If you ask any successful person, most of them will say they had a mentor at some point during their career. Nikolai Tesla, Oprah Winfrey and Mark Zuckerberg all credit some amount of their success to a colleague who guided them.
Mentors usually come in the form of a friend or colleague with whom you have an emotional connection and who knows you well enough to help you make informed decisions on your career path. They guide you, offer practical advice from their experience and can help you avoid pitfalls many fall into. More and more companies have created internal mentoring meetings to help their employees plan for the future. In fact, according to a study by the American Society for Training and Development, 71 percent of Fortune 500 companies have mentoring programs in place to make the process that much easier.
Even with all the benefits of having a career mentor in your life, there is another connection that is arguably even more important for taking your career to new heights: a career sponsor.
Career sponsors are gatekeepers. They have the ability and are willing to open doors for you professionally that you may not be able to open yourself. The distinction between a mentor and a sponsor lies in the fact that sponsorships have less to do with emotional connection or friendship and involve a transaction. Sponsors usually are someone you work directly for; they can speak to your abilities and vouch for you because they have seen your work firsthand. These are the people that can actively accelerate your career.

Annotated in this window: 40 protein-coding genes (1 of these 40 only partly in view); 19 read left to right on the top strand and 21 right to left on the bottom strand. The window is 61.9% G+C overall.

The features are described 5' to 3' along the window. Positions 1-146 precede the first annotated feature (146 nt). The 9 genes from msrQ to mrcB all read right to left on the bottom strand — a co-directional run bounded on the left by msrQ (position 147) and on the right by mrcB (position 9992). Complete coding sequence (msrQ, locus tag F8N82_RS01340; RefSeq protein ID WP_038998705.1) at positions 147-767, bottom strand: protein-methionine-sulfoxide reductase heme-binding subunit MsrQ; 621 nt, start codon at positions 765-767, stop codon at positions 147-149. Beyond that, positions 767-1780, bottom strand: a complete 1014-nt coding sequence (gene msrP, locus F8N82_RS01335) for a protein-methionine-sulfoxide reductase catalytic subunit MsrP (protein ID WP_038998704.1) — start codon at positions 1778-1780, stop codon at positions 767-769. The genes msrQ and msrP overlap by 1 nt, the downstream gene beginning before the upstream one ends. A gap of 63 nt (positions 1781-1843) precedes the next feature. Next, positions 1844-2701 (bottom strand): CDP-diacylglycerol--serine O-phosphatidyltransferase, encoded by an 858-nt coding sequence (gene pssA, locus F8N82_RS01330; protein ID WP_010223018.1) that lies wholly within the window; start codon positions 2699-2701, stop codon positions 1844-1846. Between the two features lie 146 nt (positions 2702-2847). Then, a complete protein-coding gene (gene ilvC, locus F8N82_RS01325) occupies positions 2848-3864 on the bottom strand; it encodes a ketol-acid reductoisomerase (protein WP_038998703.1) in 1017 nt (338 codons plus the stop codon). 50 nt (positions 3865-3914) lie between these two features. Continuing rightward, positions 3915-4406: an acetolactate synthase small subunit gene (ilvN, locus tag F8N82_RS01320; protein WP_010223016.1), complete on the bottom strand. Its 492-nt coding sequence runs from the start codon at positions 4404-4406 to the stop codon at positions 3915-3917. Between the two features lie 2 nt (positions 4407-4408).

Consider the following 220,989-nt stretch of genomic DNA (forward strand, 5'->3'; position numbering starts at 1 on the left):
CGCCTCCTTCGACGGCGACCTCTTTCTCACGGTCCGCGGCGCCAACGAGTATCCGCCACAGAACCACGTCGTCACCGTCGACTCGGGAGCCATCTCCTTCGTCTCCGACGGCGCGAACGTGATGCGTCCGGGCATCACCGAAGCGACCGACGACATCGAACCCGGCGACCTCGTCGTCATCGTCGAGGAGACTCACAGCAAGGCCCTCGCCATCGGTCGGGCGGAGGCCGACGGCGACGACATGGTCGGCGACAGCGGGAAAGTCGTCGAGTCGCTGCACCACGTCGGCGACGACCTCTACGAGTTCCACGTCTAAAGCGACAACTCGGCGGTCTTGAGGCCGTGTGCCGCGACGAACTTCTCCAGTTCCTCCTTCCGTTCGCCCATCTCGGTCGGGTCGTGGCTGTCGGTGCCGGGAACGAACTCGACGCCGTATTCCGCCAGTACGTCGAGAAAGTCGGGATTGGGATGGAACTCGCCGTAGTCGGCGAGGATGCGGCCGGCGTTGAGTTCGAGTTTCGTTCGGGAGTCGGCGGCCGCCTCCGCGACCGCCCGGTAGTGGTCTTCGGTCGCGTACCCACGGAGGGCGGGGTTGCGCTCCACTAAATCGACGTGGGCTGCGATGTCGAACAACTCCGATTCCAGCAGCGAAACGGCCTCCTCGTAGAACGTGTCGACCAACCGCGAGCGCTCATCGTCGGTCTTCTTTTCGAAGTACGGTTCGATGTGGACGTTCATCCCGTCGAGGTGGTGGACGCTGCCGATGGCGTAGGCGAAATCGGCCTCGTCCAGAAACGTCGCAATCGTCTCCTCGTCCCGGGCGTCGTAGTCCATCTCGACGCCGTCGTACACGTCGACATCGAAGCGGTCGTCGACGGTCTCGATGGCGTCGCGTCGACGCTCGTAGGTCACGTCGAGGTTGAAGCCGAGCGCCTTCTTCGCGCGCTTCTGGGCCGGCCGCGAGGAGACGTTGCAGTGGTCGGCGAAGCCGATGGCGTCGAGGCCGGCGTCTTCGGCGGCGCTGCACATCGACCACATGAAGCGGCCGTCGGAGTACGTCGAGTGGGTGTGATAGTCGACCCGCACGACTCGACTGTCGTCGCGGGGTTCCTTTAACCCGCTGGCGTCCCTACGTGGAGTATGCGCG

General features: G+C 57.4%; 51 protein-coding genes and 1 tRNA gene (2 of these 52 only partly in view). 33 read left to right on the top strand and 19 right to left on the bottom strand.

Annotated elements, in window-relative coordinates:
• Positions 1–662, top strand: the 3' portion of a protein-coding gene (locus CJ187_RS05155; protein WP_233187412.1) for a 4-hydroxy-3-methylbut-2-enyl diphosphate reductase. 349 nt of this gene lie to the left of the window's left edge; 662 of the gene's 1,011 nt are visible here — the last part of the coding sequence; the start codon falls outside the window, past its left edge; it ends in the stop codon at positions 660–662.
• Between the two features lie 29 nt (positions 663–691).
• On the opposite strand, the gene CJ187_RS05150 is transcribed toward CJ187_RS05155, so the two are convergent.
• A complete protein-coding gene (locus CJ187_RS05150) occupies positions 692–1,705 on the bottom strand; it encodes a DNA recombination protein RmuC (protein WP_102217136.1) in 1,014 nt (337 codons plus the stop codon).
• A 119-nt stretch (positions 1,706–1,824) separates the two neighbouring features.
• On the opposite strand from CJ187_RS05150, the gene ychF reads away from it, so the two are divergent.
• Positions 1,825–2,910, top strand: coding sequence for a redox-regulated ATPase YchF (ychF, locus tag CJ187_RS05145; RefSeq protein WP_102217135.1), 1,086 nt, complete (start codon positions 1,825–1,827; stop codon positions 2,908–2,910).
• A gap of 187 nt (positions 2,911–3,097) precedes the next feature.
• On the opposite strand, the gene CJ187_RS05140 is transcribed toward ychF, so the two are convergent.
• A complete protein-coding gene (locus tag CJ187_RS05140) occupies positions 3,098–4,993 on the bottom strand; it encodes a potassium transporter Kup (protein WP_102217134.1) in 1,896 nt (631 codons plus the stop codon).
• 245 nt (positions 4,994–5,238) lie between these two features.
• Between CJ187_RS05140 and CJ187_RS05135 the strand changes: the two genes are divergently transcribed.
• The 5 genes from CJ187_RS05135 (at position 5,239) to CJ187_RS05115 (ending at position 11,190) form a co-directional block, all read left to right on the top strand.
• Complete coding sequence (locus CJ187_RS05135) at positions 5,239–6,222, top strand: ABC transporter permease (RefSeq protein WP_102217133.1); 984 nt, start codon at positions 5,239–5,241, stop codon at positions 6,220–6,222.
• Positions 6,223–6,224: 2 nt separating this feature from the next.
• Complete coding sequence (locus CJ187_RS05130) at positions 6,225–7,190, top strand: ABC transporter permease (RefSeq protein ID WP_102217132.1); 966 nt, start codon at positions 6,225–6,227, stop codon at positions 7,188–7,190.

Career sponsors can be the difference between getting to the C-Suite and falling short. It’s important to remember that career sponsors won’t come to you. You need to seek them out and formally ask them to help you. If you’re confident in your abilities, respect their time and follow through, you’re off to a great start.
Additionally, this relationship doesn’t have to last a lifetime. It can be contained to a job or period of your life — weeks, months or years. Sometimes the relationship between a sponsor and sponsee does turn into a friendship or, quite often, a mutually beneficial professional association.
At the end of the day, you’re in charge of your career. Put the golden rule of business (and one of the best principles to live by in life) into full effect daily: Give before you get, form great mentor and career sponsor relationships and most importantly, when you get to where you want to be professionally, be sure to send the elevator back down to help those next in line.